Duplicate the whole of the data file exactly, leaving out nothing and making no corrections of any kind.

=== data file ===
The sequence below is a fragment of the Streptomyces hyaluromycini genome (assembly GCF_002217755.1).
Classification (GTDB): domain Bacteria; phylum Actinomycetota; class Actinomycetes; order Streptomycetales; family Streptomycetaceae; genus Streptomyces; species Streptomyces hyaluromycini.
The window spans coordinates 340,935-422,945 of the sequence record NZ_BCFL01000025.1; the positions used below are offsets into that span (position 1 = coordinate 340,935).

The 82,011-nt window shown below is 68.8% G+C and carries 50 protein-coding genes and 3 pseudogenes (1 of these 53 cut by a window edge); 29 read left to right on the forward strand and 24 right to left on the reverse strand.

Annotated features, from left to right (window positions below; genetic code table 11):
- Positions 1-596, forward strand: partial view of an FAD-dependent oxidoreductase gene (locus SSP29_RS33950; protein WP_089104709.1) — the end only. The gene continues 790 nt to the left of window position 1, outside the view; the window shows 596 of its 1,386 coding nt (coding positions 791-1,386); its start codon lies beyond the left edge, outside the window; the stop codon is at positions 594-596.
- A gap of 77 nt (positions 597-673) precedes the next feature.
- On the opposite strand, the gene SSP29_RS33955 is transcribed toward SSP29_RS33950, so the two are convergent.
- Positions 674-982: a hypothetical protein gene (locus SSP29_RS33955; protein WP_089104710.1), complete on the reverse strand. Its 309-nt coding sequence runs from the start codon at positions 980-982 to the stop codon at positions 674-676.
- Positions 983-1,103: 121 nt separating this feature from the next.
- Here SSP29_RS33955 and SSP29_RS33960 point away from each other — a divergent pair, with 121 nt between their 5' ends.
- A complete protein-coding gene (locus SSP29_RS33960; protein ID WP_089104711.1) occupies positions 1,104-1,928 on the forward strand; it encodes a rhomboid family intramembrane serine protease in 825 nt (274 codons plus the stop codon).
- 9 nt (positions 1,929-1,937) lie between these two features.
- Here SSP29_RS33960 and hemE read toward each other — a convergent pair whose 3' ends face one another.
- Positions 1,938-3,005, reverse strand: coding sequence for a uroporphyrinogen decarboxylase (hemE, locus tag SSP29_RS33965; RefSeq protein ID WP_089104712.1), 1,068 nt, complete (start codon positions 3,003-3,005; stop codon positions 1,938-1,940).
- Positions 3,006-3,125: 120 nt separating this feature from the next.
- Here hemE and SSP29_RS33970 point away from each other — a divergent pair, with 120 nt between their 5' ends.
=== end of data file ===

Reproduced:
The sequence below is a fragment of the Streptomyces hyaluromycini genome (assembly GCF_002217755.1).
Classification (GTDB): domain Bacteria; phylum Actinomycetota; class Actinomycetes; order Streptomycetales; family Streptomycetaceae; genus Streptomyces; species Streptomyces hyaluromycini.
The window spans coordinates 340,935-422,945 of the sequence record NZ_BCFL01000025.1; the positions used below are offsets into that span (position 1 = coordinate 340,935).

The 82,011-nt window shown below is 68.8% G+C and carries 50 protein-coding genes and 3 pseudogenes (1 of these 53 cut by a window edge); 29 read left to right on the forward strand and 24 right to left on the reverse strand.

Annotated features, from left to right (window positions below; genetic code table 11):
- Positions 1-596, forward strand: partial view of an FAD-dependent oxidoreductase gene (locus SSP29_RS33950; protein WP_089104709.1) — the end only. The gene continues 790 nt to the left of window position 1, outside the view; the window shows 596 of its 1,386 coding nt (coding positions 791-1,386); its start codon lies beyond the left edge, outside the window; the stop codon is at positions 594-596.
- A gap of 77 nt (positions 597-673) precedes the next feature.
- On the opposite strand, the gene SSP29_RS33955 is transcribed toward SSP29_RS33950, so the two are convergent.
- Positions 674-982: a hypothetical protein gene (locus SSP29_RS33955; protein WP_089104710.1), complete on the reverse strand. Its 309-nt coding sequence runs from the start codon at positions 980-982 to the stop codon at positions 674-676.
- Positions 983-1,103: 121 nt separating this feature from the next.
- Here SSP29_RS33955 and SSP29_RS33960 point away from each other — a divergent pair, with 121 nt between their 5' ends.
- A complete protein-coding gene (locus SSP29_RS33960; protein ID WP_089104711.1) occupies positions 1,104-1,928 on the forward strand; it encodes a rhomboid family intramembrane serine protease in 825 nt (274 codons plus the stop codon).
- 9 nt (positions 1,929-1,937) lie between these two features.
- Here SSP29_RS33960 and hemE read toward each other — a convergent pair whose 3' ends face one another.
- Positions 1,938-3,005, reverse strand: coding sequence for a uroporphyrinogen decarboxylase (hemE, locus tag SSP29_RS33965; RefSeq protein ID WP_089104712.1), 1,068 nt, complete (start codon positions 3,003-3,005; stop codon positions 1,938-1,940).
- Positions 3,006-3,125: 120 nt separating this feature from the next.
- Here hemE and SSP29_RS33970 point away from each other — a divergent pair, with 120 nt between their 5' ends.